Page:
Solid waste collection a win for BHS football

DUSTIN LUCA/Staff photoBeverly High School Assistant Principal and head football coach Dan Bauer accepts a check for $935 from Charlie Perlo, chairman of the Solid Waste Management Committee, at a City Council meeting last week.

BEVERLY — The data is in on nearly 900 electronic devices and appliances brought in by Beverly residents for the Solid Waste Management Committee’s electronics and Styrofoam collection on May 3.

Money coming back from the collection was donated to the Beverly High School football program. Charlie Perlo, committee chairman, presented a check for $935 to coach and Assistant Principal Dan Bauer in front of the City Council last week.

The money from the collection was donated to Beverly High School’s football program after more than a dozen members of the team helped by taking items out of vehicles, Perlo said.

More than 225 vehicles dropped items off for the collection, which included the following items, according to Perlo:

Monitors and laptops: 151

Computers: 126

Small TVs: 125

Printers: 88

DVD players and VCRs: 75

Telephones: 56

Radios and stereos: 49

Air conditioners: 40

Keyboards: 39

Microwaves: 28

Hard drives: 22

Vacuums: 21

Mice: 16

Dehumidifiers: 15

Large TVs: 13

Refrigerators: 13

Scanners: 13

Fax machines and copiers: 5

Freezers: 2

25 cubic feet of Styrofoam was also dropped off through the event, Perlo said.

Great job to everybody involved, especially those cleaning out their garages, attics and basements, for keeping these items out of landfills and incinerators!

Hometown support makes Beverly ‘exciting’

Newly hired school Superintendent Steven Hiersche is only a few months into his first year in the Beverly School District, and he has learned a lot already, he said.

“The district is in good shape,” Hiersche said. “We’re putting a lot of energy into the middle school project. We have excellent facilities and a community that’s very supportive of education. It’s a pretty exciting place to be, actually.”

Some aspects of the city have come as a surprise to Hiersche, he said.

“I’m really amazed, and I know nobody in Beverly is surprised, by how many people come back to Beverly to work after graduation,” Hiersche said.

The superintendent’s work is cut out for him in the coming months. The district will be spending as much as $500,000 over the next several months to bring the elementary schools’ technology infrastructure up to the rest of the district.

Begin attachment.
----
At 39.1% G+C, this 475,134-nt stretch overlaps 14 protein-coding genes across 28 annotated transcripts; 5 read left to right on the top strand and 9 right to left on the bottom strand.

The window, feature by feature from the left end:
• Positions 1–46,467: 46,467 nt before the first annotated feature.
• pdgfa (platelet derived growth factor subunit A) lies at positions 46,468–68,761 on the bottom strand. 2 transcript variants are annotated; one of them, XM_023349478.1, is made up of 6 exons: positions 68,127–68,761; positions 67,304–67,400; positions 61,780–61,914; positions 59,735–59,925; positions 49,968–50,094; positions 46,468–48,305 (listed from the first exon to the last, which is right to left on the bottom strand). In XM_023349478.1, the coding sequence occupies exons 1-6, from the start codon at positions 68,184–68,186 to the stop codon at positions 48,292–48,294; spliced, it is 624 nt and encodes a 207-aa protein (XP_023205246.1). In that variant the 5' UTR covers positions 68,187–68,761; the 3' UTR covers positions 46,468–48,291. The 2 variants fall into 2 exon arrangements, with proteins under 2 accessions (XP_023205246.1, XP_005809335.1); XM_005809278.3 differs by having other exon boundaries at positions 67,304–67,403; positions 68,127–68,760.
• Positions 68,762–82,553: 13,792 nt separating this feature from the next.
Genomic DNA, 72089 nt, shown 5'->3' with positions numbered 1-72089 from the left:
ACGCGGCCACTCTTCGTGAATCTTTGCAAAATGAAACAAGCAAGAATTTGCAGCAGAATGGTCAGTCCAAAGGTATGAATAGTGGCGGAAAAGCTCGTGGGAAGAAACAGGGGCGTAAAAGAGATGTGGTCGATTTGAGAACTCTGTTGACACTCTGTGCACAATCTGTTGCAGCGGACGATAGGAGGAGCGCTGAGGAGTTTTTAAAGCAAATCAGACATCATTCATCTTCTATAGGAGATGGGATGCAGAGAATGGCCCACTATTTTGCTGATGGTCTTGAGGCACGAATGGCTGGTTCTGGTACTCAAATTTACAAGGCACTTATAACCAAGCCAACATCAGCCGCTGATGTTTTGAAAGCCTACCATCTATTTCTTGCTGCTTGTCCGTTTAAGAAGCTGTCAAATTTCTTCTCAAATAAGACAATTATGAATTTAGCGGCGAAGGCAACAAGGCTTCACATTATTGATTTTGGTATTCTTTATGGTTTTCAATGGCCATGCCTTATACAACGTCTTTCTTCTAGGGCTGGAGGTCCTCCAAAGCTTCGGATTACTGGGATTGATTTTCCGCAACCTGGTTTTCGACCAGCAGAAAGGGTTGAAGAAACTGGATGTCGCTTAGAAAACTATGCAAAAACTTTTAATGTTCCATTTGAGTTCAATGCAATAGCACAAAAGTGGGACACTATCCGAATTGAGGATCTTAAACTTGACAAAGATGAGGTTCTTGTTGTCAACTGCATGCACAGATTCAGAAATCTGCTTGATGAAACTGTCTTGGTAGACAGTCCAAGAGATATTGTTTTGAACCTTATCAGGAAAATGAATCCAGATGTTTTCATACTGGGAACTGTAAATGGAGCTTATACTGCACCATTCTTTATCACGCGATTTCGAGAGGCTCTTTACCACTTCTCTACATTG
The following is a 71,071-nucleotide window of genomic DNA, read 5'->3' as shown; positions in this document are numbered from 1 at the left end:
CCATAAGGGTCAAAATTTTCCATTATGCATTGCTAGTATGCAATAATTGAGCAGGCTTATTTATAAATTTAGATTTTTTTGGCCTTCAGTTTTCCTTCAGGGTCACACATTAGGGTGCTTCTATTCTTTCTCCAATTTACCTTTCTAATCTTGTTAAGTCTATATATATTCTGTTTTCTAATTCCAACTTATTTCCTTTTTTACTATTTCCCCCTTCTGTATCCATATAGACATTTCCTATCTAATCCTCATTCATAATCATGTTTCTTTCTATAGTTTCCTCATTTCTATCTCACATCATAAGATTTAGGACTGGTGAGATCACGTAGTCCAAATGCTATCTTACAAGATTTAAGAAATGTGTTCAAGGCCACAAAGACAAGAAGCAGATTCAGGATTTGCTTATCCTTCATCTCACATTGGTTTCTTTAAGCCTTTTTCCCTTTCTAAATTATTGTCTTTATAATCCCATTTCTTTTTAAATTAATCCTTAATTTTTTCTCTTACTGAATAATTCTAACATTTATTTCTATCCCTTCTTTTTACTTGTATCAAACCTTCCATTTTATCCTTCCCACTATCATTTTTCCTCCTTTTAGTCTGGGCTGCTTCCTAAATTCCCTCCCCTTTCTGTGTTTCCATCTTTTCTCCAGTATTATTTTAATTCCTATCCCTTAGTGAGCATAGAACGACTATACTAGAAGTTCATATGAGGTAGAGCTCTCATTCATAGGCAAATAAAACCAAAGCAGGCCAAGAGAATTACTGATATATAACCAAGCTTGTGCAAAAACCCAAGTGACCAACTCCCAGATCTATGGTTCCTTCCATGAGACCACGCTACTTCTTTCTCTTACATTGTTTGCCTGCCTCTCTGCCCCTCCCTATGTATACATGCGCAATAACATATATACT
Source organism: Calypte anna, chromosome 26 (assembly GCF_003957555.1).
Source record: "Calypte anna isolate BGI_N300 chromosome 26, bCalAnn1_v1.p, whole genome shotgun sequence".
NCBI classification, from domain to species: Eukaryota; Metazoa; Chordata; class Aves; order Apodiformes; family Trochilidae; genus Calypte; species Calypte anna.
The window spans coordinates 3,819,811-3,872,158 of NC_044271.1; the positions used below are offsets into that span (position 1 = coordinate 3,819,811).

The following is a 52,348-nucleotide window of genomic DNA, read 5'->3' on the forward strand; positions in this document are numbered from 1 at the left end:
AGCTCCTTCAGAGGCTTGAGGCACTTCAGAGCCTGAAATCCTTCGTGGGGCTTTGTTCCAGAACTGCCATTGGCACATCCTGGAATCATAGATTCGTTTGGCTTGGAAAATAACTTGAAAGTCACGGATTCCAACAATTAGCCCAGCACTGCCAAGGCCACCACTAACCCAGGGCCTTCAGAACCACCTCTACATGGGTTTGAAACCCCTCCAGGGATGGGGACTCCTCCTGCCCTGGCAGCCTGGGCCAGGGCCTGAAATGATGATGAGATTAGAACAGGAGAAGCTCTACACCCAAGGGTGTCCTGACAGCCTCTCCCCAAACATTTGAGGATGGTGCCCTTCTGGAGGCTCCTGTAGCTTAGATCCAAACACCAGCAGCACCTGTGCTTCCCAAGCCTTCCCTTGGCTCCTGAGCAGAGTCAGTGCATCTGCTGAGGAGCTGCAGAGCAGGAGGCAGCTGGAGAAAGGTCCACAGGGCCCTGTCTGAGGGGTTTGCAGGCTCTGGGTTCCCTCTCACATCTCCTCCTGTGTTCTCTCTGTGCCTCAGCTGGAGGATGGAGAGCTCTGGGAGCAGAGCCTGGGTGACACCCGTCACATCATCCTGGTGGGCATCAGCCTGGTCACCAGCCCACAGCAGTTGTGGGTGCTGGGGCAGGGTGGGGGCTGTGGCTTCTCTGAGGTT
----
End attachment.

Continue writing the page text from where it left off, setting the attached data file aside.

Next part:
The work will be done in time for the district’s run through PARCC testing in the spring, Hiersche said.

Two chances at trick or treat scheduled

City officials have set trick or treat for Oct. 31 from 5 to 8 p.m. this year, but kids eager to get in on the fun early have a chance to suit up the day before.

Little ghosts and ghouls can land some loot during the Downtown Trick or Treat on Thursday, Oct. 30, from 4 to 6 p.m., sponsored by Beverly Main Streets.

Businesses along Cabot and Rantoul streets participating in the event will display orange fliers in their windows. City Hall, 191 Cabot St., will also be participating. The event will be held rain or shine.

Corporate personhood to be challenged at forum

Move to Amend, the national campaign to abolish “corporate personhood,” will host a community forum on “Creating Democracy and Challenging Corporate Rule” with guest speaker David Cobb of the Move to Amend campaign.

Corporate personhood commonly refers to the court-created precedent that gives corporations constitutional rights intended solely for human beings.

Cobb will discuss strategies of civic engagement in the national gras-sroots campaign to amend the Constitution to nullify corporate personhood.

Part history lesson and part heartfelt call to action, the event will be held in the Little Theater in the lower level of Halle Library at Endicott College at 376 Hale St., Beverly, on Nov. 5 from 7 to 8:30 p.m. The event is free and open to the public.

Endicott College lands $495,000 grant

Endicott College has received a unique grant from the Fund for the Improvement of Postsecondary Education, a unit of the U.S. Department of Education.

Valued at $495,000 over three years starting this past Oct. 1, this grant will fund activities at the newly established Center for Residential Student Parent Programs, located at Endicott College.

“This grant represents many years of hard work, patience and networking on a national scale,” said college President Richard Wylie. “To see it come through is not only a feeling of satisfaction, but also excitement.”

The grant will support a number of activities and programs in the Center for Residential Student Parent Programs, which will serve as a national hub for single-parent programs, including partnerships with colleges and universities across the country.

Have you heard something around town that isn’t included here? Email Beverly reporter Dustin Luca at, or call 978-338-2523.

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